5. Where the Meat Comes From
A butcher may be reluctant to tell his customers exactly where his meat comes from for several reasons, and virtually all of them involve price. The notion that the ground beef you’re eating is comprised of stray dogs, cats, wandering vagrants, and even lost children is an old wives’ tale. In America, the entire meat-packing and butcher industry was drastically changed as a direct response to the 1906 novel The Jungle by journalist Upton Sinclair. Since then, pressure from politicians, the public, meat inspectors, and the Food and Drug Administration have led to numerous changes to ensure that all meat products have high standards of quality.
While some butchers may be forthcoming with information about their meat’s origins, most refrain from telling customers which farm and/or facility they receive their meat from because of their competition. In towns across America, competing grocery and meat markets often send employees to pose as inquisitive customers to learn as much as possible about the local competition. The butcher’s silence safeguards his business.
4. If a Competitor Can Beat His Price
A butcher is very unlikely to let his customers know that they can receive a better price for a cut of meat elsewhere, yet customers will come in the shop and ask. Once a butcher has a customer in the store, the primary objective becomes making a sale. Consumers can avoid such situations by monitoring the prices of meat and poultry in local stores. Some cuts of meat will often be consistently more or less expensive at certain stores. Moreover, the price of certain cuts can vary greatly from day to day, so it is imperative to view sales ads in newspapers and on websites to shop at the market that has the lowest price on the desired cut of meat. It never hurts to ask your butcher if a certain cut of meat will be on sale in the next few days or next week. The butcher may honor that future sale price.
3. When to Shop for the Best Deals
The butcher runs a business like anyone else and has to make money to sustain that business. However, unlike a computer store, for instance, where a computer that goes unsold today can be sold next week, the butcher’s product has an expiration date. What a butcher cannot sell in an allotted amount of time is given or sold to employees, ground up and frozen, thrown away, or sold to the customer at a discount price. For example, a meat market that is open from Monday to Friday will always have the best deals on Friday afternoon and evening. Similarly, a market that is open from Monday to Saturday will always have the best deals on Saturday afternoon and evening. The last thing a butcher wants is to have meat sit in a cooler over the weekend. Therefore, a prime time to ask for discounts on meat is near closing time at the end of the week. Observe which cuts are left in abundance, as those cuts will always be the ones subject to the best discount.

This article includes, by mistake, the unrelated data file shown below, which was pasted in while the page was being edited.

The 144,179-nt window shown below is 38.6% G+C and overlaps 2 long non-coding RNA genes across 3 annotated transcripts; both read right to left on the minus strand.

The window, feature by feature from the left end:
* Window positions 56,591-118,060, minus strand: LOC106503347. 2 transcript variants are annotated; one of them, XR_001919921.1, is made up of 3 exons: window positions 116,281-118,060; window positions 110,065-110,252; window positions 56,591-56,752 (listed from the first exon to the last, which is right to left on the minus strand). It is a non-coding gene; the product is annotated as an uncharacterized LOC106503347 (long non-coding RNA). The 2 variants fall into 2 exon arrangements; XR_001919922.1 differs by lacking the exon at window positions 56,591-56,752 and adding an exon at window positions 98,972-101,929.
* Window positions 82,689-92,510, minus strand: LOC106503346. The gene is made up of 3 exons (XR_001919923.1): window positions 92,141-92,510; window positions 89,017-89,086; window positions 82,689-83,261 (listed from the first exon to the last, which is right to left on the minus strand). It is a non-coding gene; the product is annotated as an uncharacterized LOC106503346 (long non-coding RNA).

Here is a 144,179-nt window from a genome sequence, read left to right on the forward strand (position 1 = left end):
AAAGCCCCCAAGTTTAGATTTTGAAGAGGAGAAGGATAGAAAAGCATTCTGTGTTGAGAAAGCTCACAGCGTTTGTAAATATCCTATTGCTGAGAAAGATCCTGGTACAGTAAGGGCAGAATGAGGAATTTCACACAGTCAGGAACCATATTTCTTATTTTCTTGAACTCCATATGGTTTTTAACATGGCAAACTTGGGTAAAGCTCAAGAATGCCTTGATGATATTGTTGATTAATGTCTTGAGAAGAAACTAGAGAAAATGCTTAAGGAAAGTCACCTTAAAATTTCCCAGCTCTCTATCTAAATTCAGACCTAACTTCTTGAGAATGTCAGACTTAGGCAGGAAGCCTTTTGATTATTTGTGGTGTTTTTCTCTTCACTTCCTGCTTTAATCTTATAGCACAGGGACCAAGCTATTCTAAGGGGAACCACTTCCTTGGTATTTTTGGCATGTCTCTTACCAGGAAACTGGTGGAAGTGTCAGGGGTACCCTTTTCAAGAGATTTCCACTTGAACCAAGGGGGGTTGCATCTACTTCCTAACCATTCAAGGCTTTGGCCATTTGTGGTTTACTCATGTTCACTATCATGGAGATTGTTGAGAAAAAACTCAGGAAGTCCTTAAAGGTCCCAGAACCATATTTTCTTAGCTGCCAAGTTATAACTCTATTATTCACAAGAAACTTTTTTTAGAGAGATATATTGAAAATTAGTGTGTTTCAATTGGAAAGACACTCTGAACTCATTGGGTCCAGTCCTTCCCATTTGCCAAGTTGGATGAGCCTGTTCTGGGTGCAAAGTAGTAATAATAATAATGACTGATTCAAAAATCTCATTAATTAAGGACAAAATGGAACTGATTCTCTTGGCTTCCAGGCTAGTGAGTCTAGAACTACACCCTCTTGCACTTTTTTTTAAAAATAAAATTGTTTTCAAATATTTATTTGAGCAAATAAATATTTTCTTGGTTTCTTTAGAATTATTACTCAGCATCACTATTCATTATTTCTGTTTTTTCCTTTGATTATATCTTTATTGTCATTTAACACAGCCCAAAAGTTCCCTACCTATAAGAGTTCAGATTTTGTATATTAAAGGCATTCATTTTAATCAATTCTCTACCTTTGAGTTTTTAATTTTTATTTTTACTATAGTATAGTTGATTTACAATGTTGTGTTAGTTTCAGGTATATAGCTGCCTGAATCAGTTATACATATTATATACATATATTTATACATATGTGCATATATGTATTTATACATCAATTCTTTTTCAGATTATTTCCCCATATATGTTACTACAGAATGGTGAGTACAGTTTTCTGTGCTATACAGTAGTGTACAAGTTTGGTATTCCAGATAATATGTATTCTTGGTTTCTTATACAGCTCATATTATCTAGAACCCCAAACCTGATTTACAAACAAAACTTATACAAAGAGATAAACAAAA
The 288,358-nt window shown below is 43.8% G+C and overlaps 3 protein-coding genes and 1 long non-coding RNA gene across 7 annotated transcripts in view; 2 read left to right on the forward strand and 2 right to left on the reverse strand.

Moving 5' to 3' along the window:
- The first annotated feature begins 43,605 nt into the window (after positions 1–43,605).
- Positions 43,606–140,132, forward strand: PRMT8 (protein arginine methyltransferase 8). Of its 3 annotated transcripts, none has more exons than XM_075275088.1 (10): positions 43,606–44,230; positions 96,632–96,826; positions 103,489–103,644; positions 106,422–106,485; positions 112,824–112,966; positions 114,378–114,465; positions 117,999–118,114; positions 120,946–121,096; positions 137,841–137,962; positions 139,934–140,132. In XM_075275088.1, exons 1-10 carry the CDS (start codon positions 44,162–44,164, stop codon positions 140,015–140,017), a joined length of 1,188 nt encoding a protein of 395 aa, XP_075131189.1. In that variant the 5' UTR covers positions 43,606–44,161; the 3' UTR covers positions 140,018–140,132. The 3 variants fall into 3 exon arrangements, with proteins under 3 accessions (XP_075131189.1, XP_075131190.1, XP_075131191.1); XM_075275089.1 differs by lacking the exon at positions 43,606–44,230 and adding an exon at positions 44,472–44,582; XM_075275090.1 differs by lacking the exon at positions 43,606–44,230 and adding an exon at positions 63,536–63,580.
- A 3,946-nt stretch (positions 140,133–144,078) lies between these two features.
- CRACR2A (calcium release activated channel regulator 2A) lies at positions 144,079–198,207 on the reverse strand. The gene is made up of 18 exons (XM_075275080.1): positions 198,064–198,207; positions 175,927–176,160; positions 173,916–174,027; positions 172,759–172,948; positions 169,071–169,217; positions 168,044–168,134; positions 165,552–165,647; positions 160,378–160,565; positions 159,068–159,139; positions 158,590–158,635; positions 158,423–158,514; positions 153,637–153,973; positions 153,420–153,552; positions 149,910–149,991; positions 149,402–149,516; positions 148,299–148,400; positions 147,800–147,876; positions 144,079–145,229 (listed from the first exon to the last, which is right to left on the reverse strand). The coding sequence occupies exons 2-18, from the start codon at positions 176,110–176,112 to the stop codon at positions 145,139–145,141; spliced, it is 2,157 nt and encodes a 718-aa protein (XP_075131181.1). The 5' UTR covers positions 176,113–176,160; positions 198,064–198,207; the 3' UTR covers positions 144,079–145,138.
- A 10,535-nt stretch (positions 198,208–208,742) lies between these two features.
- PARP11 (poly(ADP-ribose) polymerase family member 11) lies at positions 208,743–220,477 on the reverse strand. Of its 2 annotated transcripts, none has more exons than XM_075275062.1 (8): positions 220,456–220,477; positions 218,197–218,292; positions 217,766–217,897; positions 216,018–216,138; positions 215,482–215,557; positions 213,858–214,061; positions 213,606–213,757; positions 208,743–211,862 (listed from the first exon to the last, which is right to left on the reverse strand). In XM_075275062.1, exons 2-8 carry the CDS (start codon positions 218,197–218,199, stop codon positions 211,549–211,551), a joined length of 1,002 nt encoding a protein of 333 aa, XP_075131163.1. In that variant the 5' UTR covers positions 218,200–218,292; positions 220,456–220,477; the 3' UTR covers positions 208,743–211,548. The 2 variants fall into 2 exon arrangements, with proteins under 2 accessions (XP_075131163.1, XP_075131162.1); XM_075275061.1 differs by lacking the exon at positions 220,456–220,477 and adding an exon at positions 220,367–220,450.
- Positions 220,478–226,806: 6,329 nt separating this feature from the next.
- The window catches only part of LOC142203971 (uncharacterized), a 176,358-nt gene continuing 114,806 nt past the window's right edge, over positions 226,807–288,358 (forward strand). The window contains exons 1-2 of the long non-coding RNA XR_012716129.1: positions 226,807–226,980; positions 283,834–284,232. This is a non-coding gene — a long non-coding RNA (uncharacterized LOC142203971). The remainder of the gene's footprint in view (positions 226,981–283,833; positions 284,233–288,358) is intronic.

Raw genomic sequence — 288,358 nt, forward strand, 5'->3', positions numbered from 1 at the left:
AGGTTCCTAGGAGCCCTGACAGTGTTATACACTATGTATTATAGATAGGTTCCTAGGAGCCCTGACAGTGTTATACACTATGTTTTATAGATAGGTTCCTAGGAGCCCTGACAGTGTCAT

2. The Freshness of the Cut
Again, the butcher’s primary objective is to make a sale and he will hold on to cuts of meat as long as possible without letting the meat go bad. The easiest way to tell freshness is by color. When meat is initially cut, it will have a darkened, brownish hue to it for 5-10 minutes as it undergoes an oxidation process. The meat will then take on the conventional, pinkish-red hue and maintain that color for days while under refrigeration. However, meat that has been exposed to the air for a sustained period of time will hold a brownish color but will be much darker in complexion. Always purchase meat that is pinkish-red in color. Be extremely wary of seasoned cuts of meat, as this is an old method of masking discoloration and meat nearing its expiration date.
1. The Butcher’s Wholesale Price
A butcher will be most reluctant to tell the consumer what he paid for the wholesale purchase of their meat. Like many businesses, a meat market operates in a common, wholesale fashion. The butcher purchases hind- or front-quartered portions of a cow to cut up into steaks for his customers. This is where the butcher makes his money for the work he’s done. While this is an inherent part of the business, it is certainly the last thing your butcher will ever tell you.
Beau James Diehl worked at a butcher shop in Iowa while in college.